Another thing you can do is text them sweet messages frequently to worm their hearts. This article from Sociotelligence lists over 100 good morning texts you can send your girlfriend. The dating and relationship tips at https://datinginsider.com will help anyone be a better partner.
It’ll help you get started.
Deciding to transition is a milestone for many trans people. It’s a life-changing moment.
As he/she’s partner, your reaction and support throughout the process can make all the difference for your partner.
At the end of the day, the best way to support your trans partner in his transition is by showering him with respect, love, and loyalty.
Because trans and gender nonconforming people already experience unique forms of discrimination, it is important to us that all Trans*H4CK events are safe and harassment free spaces for everyone involved.
We honor all gender identities, races, sexualities, body types, economic backgrounds, abilities, religious beliefs and overall ways of human being, as we believe that diversity of experiences is key to successful collaborations.
All Trans*H4CK participants, volunteers, mentors, speakers, and team members are expected to follow this code of conduct the entirety of Trans*H4CK events and in all Trans*H4CK virtual spaces.
What is harassment?
Harassment includes offensive verbal comments related to gender identity and expression (such as purposefully misgendering someone), sexual orientation, disability, physical appearance, body size, race, or religion, exhibiting sexual images in public spaces, deliberate intimidation, stalking, following, harassing photography or recording, sustained disruption of talks or other events, inappropriate physical contact, and unwelcome sexual attention, are also forms of harassment.
If any Trans*H4CK participants are asked to stop harassing behavior, they are expected to comply immediately. The Trans*H4CK team may take any action we deem appropriate, including warning the offender or expulsion from the event.
If you are being harassed, notice that someone else is being harassed, or have any other concerns, please contact a member of the Trans*H4CK team immediately.
We do not tolerate:
Offensive jokes of any sort: None. Zip. Zilch. So don’t try it.
Gender assumptions: Do not assume gender. If you are unsure of someones preferred gender pronoun, address them by their name. They might tell you and if they don’t, that is ok, too!
Unsolicited Touch: Everyone’s physical space must be respected at all times. No touching of other people without their consent–this includes hugs (but I am sure a lot of people would love a hug if you asked first!).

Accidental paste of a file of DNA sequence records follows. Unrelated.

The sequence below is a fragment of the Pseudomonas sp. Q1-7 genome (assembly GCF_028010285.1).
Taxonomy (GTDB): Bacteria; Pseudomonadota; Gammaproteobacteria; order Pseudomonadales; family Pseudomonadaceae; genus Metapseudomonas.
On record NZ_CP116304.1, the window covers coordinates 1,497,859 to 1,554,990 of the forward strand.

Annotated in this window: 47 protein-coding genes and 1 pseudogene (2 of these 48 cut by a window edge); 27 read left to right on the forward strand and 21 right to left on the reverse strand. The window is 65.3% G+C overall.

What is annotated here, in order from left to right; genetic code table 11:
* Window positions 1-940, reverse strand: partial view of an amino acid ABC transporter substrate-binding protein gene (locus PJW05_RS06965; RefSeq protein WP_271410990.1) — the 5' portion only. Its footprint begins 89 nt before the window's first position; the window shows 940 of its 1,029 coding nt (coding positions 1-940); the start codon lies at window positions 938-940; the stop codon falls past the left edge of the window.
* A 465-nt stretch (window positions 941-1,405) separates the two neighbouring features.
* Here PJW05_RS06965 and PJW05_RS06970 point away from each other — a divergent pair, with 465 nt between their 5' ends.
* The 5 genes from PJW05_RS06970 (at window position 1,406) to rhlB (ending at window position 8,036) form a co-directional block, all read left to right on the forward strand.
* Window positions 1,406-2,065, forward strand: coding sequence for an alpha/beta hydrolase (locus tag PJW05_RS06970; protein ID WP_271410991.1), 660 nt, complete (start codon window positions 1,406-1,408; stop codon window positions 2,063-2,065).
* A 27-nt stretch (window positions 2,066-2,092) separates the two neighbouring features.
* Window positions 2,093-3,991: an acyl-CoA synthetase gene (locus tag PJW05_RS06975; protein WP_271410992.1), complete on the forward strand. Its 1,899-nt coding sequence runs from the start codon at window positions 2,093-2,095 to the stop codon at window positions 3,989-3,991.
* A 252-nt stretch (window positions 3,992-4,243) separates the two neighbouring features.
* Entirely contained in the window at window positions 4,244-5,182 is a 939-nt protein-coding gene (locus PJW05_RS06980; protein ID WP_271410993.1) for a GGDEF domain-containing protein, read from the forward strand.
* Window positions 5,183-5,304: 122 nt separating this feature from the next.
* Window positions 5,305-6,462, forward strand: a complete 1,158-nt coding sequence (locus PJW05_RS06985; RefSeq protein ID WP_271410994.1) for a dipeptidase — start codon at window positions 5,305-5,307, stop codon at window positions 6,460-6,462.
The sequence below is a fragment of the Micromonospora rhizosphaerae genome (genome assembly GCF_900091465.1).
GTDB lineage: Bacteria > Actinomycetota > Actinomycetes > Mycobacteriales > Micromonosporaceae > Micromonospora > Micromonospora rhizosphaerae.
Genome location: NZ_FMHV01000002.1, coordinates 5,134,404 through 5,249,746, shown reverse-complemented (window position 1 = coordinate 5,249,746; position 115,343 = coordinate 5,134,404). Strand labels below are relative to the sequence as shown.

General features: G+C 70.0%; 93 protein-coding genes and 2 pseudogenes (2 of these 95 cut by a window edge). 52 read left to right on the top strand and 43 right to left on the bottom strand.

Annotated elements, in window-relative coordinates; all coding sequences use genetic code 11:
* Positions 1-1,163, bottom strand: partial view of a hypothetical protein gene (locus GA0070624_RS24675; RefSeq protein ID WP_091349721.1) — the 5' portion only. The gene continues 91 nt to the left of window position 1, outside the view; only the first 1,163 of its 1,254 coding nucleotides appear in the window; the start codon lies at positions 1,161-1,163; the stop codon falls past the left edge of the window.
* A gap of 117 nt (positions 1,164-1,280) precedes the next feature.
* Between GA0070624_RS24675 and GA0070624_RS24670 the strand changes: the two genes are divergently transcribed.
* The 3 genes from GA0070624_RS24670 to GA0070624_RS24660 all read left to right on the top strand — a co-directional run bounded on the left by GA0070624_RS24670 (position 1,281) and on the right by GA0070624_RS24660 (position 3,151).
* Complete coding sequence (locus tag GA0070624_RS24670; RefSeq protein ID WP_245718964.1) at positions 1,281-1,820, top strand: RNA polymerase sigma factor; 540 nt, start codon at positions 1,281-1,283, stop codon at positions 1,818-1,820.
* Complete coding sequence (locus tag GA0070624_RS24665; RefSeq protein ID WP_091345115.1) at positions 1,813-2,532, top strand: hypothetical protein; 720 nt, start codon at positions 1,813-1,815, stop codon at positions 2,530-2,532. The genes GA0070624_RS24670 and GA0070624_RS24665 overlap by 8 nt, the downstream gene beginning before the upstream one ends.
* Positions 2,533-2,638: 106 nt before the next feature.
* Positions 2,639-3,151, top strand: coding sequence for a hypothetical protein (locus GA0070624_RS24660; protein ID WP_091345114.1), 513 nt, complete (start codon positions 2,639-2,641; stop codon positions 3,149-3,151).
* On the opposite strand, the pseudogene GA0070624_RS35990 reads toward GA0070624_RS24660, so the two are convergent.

Bathroom Police: As part of creating a gendersafe space, Trans*H4CK events will always have gender neutral bathrooms.
Hate Speech: We do not tolerate any conversations or presentations that involve racist thinking, transphobia, homophobia, classism, and other explicit forms of ignorance.
We expect all participants of Trans*H4CK events to uphold this code of conduct at all times.
We are finally bringing our hackathon and speaker series to the east coast!
In partnership with Harvard Innovation Lab, Trans*H4CK BOSTON will address the conversations on diversity in tech and entrepreneurship that continue to ignore the contributions of trans* people.
Over the course of a weekend, developers, designers, hackers, and social justice advocates of all genders will come together to create technology and celebrate proud trans* leaders who are shaping innovation in tech and social entrepreneurship.
2) Trans*H4CK Speaker Night
Wednesday, October 29, 2014
SF LGBT Center
This month we will be joined by Application Developer, Harlan Kellaway. Harlan will join Transcoders and Dr. Kortney Ryan Ziegler in an interactive discussion.
Everyone is welcome to attend (trans, gender non-conforming, and allies). Open to all experience levels, beginners to coding are encouraged to attend.
Please bring your laptops if you want to work on any projects. Drinks and snacks available. Donations are welcomed and will be used to support Trans*H4CK, and TranscodeSF.
About Harlan: Harlan Kellaway is an application developer most interested in how tech and gender intersect, especially regarding trans communities. He has been involved in a number of projects – including participation in the inaugural Trans*H4CK, creation of the first anthology on trans people and the Internet http://transontheinter.net/submit and social media for projects benefiting trans and queer people. Most recently, he has started work on a Refuge Restrooms app for iPhone.